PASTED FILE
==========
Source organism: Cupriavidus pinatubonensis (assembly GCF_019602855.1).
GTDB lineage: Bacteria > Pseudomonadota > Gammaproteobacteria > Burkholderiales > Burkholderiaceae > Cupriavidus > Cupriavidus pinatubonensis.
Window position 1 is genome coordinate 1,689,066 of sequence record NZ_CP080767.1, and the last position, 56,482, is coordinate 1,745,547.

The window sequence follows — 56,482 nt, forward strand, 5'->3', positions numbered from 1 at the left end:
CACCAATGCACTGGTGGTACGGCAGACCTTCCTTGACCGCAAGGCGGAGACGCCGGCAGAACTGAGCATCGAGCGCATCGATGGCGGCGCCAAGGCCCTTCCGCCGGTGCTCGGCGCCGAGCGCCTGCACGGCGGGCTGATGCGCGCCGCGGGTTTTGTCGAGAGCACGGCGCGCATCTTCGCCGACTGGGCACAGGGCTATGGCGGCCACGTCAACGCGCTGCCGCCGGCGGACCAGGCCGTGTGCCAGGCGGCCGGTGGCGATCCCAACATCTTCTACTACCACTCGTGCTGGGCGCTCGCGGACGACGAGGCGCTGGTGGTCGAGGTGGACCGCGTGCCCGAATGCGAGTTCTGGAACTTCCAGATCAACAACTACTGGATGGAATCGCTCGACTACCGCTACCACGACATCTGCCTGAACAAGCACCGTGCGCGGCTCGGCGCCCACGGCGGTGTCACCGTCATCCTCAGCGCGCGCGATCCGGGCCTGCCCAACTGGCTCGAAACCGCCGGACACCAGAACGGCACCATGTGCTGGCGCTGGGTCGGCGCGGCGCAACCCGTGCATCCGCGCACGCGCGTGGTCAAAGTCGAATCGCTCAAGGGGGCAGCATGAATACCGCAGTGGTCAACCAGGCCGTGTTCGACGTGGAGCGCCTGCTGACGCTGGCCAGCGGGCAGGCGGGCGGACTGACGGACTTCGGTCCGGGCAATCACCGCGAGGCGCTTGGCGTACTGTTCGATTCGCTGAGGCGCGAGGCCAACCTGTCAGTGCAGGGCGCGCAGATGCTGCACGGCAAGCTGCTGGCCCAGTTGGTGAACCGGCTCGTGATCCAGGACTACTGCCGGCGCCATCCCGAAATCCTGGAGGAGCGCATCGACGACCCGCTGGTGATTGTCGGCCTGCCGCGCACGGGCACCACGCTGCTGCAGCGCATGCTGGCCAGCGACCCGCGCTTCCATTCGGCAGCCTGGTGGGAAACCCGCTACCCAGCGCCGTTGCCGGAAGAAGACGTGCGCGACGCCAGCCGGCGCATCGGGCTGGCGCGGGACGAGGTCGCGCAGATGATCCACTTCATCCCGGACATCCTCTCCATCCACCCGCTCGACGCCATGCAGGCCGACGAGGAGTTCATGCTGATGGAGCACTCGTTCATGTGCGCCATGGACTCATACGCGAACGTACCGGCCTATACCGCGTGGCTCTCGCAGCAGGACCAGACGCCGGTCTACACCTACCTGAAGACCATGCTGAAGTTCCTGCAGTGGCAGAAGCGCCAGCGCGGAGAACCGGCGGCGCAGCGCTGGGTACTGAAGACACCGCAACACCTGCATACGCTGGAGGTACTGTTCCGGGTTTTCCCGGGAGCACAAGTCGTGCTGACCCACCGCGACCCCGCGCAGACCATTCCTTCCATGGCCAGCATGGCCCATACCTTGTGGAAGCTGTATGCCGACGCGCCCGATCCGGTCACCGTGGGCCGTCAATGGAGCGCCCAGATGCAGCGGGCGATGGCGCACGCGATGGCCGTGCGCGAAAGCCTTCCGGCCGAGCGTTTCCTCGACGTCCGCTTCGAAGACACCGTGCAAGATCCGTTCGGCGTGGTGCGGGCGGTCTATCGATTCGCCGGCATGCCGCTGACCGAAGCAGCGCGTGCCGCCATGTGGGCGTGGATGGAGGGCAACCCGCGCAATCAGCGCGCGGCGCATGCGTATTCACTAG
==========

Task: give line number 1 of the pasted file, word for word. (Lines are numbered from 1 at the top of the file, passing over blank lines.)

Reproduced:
Source organism: Cupriavidus pinatubonensis (assembly GCF_019602855.1).